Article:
SYLLABUS: Theory and Practice of Oral History


The purposes of this course are twofold: to expose students to the theory, major conceptual themes, and methodologies that oral historians around the globe use to frame and implement their work, and to hone their skills as an oral history practitioner. Oral history has become especially common since the 1970s, when scholars who wanted to write “history from below” had trouble constructing those histories from traditional archival sources. Since then the field has exploded, from the growth of oral history collections around the world to popular forms of story collecting, such as StoryCorps. The course covers the following themes: the connection between memory, history, and narrative; ethics; oral tradition and oral history; interviewing across cultural, age, gender, and ethnic bounds; power in the oral history interview; advocacy and oral history; oral history and public history; the effect of digital humanities on oral history practice, and more. Most importantly, students conduct, transcribe, and analyze an oral history interview, putting theory, in effect, to practice.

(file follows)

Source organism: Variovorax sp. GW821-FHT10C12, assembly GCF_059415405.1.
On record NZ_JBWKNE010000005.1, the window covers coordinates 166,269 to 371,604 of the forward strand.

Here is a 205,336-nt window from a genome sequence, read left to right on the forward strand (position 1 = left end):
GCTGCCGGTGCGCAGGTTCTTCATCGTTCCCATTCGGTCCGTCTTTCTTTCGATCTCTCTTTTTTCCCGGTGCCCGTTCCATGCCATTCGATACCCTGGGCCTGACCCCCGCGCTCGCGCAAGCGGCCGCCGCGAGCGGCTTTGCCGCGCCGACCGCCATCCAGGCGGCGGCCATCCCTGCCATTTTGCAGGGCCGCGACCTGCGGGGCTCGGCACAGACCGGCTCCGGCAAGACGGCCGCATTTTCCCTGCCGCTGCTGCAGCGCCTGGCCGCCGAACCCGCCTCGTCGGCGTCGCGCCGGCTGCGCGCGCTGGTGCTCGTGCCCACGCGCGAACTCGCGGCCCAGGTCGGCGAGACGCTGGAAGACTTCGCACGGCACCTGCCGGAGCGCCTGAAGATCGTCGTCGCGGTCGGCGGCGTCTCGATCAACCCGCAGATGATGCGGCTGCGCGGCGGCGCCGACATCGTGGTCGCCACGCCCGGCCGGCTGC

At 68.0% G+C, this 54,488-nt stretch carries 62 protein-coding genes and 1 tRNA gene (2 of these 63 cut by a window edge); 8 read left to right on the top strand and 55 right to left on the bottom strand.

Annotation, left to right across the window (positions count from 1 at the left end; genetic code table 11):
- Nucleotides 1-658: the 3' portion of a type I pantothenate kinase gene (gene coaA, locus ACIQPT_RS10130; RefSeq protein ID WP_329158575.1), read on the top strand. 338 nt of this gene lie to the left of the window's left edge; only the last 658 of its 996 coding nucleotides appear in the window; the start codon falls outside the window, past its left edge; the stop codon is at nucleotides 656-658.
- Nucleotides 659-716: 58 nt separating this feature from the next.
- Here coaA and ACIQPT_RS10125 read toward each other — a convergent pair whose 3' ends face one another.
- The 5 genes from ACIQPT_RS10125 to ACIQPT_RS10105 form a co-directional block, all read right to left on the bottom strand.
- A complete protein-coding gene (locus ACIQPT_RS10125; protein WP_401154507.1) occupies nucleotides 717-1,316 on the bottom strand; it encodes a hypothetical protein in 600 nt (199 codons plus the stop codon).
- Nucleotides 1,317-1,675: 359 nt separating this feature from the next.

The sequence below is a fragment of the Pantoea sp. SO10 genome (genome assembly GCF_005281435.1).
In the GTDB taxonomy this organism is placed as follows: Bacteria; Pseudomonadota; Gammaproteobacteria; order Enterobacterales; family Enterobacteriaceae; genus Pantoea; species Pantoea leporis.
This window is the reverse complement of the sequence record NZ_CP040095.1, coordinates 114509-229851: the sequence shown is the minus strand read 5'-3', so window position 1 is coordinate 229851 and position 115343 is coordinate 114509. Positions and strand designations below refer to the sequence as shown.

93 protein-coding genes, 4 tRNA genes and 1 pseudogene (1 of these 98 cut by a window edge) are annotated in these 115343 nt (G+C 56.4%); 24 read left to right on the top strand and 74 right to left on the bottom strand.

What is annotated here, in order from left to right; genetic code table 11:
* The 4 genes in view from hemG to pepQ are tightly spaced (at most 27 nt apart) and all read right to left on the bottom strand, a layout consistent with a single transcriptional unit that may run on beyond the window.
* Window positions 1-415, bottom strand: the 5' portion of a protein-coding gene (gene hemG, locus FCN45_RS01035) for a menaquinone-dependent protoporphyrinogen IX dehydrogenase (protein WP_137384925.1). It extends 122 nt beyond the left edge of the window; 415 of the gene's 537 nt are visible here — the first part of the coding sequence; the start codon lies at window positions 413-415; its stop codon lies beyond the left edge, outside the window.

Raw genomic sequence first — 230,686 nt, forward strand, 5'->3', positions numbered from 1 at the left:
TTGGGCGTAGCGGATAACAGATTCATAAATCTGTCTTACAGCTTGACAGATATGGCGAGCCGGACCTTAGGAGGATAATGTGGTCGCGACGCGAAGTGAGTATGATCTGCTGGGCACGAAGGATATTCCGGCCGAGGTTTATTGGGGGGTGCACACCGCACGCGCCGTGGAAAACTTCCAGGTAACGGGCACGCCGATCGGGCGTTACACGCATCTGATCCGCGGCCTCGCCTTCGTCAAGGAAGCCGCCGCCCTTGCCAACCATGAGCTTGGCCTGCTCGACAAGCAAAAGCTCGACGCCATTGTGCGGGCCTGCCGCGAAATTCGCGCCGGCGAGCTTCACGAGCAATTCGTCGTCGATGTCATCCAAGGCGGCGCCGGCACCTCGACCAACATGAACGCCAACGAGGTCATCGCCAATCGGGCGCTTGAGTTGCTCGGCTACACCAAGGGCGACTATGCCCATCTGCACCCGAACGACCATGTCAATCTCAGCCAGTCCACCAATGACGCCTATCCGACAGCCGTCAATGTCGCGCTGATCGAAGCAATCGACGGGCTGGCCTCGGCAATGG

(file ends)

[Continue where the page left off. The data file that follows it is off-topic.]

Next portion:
Julia Brock - History, University of West Georgia

Julia Brock – History, University of West Georgia